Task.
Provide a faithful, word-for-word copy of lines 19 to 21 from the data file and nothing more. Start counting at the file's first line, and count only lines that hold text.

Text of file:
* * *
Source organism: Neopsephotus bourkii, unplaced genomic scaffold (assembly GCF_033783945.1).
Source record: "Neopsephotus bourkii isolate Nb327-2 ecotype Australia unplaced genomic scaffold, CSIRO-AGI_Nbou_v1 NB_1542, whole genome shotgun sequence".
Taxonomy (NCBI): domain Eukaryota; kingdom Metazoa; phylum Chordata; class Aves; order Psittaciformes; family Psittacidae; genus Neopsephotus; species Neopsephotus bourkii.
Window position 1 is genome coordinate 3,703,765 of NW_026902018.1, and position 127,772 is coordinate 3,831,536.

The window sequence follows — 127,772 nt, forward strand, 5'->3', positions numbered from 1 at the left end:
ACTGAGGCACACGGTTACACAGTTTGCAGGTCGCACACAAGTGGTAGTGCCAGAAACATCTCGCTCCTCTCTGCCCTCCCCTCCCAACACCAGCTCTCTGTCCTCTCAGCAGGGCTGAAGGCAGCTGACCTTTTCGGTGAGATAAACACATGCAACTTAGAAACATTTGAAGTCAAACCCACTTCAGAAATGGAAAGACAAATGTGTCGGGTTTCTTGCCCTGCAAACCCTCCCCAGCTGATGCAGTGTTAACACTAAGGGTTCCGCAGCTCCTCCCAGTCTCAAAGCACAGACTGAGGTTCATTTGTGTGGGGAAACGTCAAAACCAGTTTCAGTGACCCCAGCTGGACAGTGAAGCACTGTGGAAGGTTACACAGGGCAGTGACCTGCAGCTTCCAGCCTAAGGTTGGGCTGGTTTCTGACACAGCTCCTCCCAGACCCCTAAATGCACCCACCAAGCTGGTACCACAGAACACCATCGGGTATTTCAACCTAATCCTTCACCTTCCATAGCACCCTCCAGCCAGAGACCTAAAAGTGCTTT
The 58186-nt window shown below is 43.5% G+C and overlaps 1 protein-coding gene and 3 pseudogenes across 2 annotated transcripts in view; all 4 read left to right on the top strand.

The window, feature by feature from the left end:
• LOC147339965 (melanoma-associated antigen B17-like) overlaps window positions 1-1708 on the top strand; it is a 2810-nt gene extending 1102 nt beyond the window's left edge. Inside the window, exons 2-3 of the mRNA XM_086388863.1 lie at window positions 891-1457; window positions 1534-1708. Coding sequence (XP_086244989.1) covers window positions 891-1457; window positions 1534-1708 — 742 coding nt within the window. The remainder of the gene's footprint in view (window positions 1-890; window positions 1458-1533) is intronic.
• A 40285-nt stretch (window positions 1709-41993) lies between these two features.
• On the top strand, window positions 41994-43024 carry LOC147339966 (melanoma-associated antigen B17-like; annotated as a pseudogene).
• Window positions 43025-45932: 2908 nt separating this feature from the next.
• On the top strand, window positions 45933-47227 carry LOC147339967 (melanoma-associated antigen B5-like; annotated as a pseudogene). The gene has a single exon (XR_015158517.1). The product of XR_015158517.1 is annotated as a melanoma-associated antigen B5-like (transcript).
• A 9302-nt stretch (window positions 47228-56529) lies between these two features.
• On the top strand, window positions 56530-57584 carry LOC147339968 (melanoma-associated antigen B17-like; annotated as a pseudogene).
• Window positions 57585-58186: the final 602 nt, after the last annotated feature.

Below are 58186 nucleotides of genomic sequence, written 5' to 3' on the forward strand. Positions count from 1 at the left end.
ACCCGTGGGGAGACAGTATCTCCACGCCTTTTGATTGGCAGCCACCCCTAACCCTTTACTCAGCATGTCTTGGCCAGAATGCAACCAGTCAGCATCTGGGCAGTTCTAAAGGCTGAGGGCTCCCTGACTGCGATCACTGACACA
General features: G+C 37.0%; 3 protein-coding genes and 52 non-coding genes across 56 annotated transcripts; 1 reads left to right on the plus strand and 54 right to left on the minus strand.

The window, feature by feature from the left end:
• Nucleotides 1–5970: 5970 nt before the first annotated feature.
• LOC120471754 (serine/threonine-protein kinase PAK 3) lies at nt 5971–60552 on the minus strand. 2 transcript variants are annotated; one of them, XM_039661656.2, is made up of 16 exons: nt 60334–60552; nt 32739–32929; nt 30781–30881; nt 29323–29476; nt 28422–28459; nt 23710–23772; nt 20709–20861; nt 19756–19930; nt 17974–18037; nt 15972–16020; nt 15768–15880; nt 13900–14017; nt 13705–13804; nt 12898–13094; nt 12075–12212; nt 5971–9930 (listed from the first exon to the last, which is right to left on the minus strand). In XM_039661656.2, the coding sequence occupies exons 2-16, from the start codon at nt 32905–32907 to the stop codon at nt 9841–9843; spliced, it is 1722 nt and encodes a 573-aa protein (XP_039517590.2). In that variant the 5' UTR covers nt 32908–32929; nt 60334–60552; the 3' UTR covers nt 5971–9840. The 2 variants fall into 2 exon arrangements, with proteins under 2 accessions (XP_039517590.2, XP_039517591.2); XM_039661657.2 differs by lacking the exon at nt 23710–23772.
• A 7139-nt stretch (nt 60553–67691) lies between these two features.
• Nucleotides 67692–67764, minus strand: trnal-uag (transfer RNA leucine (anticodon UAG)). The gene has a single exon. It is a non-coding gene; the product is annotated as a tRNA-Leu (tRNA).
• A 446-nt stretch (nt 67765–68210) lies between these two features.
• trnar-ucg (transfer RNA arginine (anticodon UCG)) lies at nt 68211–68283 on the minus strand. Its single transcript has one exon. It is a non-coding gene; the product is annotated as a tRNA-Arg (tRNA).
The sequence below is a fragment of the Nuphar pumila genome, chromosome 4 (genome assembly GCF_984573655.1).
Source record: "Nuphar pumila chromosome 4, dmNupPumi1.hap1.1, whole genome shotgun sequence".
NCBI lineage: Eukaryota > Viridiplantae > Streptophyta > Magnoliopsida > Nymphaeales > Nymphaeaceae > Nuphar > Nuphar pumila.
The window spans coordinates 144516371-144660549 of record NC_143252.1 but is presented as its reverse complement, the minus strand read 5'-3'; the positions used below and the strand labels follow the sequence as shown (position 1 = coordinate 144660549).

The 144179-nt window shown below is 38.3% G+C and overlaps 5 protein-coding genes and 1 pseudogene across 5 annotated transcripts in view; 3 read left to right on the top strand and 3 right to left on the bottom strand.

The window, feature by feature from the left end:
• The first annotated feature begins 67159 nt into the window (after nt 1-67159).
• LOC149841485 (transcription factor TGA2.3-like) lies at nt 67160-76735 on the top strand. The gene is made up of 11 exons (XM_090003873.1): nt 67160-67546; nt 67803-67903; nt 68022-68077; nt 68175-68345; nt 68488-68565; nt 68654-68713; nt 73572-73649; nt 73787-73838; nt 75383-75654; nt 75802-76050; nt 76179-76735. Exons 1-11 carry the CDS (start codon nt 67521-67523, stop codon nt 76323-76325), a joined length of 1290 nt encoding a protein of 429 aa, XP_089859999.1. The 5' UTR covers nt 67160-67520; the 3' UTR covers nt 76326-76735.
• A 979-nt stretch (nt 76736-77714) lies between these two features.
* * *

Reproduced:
General features: G+C 37.0%; 3 protein-coding genes and 52 non-coding genes across 56 annotated transcripts; 1 reads left to right on the plus strand and 54 right to left on the minus strand.

The window, feature by feature from the left end:
• Nucleotides 1–5970: 5970 nt before the first annotated feature.